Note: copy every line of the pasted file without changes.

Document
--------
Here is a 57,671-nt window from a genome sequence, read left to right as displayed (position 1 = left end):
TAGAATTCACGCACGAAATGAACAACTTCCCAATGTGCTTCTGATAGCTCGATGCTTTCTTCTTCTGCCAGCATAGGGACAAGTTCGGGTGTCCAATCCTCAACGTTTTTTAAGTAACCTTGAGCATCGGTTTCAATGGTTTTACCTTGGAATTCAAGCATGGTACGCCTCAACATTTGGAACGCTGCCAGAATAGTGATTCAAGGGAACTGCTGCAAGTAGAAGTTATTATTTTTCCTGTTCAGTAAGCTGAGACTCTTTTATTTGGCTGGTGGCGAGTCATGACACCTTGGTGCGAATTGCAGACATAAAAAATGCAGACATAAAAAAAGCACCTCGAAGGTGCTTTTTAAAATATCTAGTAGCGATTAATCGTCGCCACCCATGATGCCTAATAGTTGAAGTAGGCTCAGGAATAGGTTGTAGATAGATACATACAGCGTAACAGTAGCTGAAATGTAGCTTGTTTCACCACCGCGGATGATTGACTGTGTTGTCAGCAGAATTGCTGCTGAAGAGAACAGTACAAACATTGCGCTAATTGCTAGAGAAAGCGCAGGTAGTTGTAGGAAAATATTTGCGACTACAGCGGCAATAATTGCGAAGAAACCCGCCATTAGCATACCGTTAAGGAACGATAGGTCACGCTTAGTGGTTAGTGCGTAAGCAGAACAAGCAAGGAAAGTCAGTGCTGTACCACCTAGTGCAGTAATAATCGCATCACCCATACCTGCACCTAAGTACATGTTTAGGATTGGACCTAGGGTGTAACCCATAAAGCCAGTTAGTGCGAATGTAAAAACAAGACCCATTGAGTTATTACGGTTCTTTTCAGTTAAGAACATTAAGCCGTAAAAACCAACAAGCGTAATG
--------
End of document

Here is a 57,671-nt window from a genome sequence, read left to right as displayed (position 1 = left end):
TAGAATTCACGCACGAAATGAACAACTTCCCAATGTGCTTCTGATAGCTCGATGCTTTCTTCTTCTGCCAGCATAGGGACAAGTTCGGGTGTCCAATCCTCAACGTTTTTTAAGTAACCTTGAGCATCGGTTTCAATGGTTTTACCTTGGAATTCAAGCATGGTACGCCTCAACATTTGGAACGCTGCCAGAATAGTGATTCAAGGGAACTGCTGCAAGTAGAAGTTATTATTTTTCCTGTTCAGTAAGCTGAGACTCTTTTATTTGGCTGGTGGCGAGTCATGACACCTTGGTGCGAATTGCAGACATAAAAAATGCAGACATAAAAAAAGCACCTCGAAGGTGCTTTTTAAAATATCTAGTAGCGATTAATCGTCGCCACCCATGATGCCTAATAGTTGAAGTAGGCTCAGGAATAGGTTGTAGATAGATACATACAGCGTAACAGTAGCTGAAATGTAGCTTGTTTCACCACCGCGGATGATTGACTGTGTTGTCAGCAGAATTGCTGCTGAAGAGAACAGTACAAACATTGCGCTAATTGCTAGAGAAAGCGCAGGTAGTTGTAGGAAAATATTTGCGACTACAGCGGCAATAATTGCGAAGAAACCCGCCATTAGCATACCGTTAAGGAACGATAGGTCACGCTTAGTGGTTAGTGCGTAAGCAGAACAAGCAAGGAAAGTCAGTGCTGTACCACCTAGTGCAGTAATAATCGCATCACCCATACCTGCACCTAAGTACATGTTTAGGATTGGACCTAGGGTGTAACCCATAAAGCCAGTTAGTGCGAATGTAAAAACAAGACCCATTGAGTTATTACGGTTCTTTTCAGTTAAGAACATTAAGCCGTAAAAACCAACAAGCGTAATG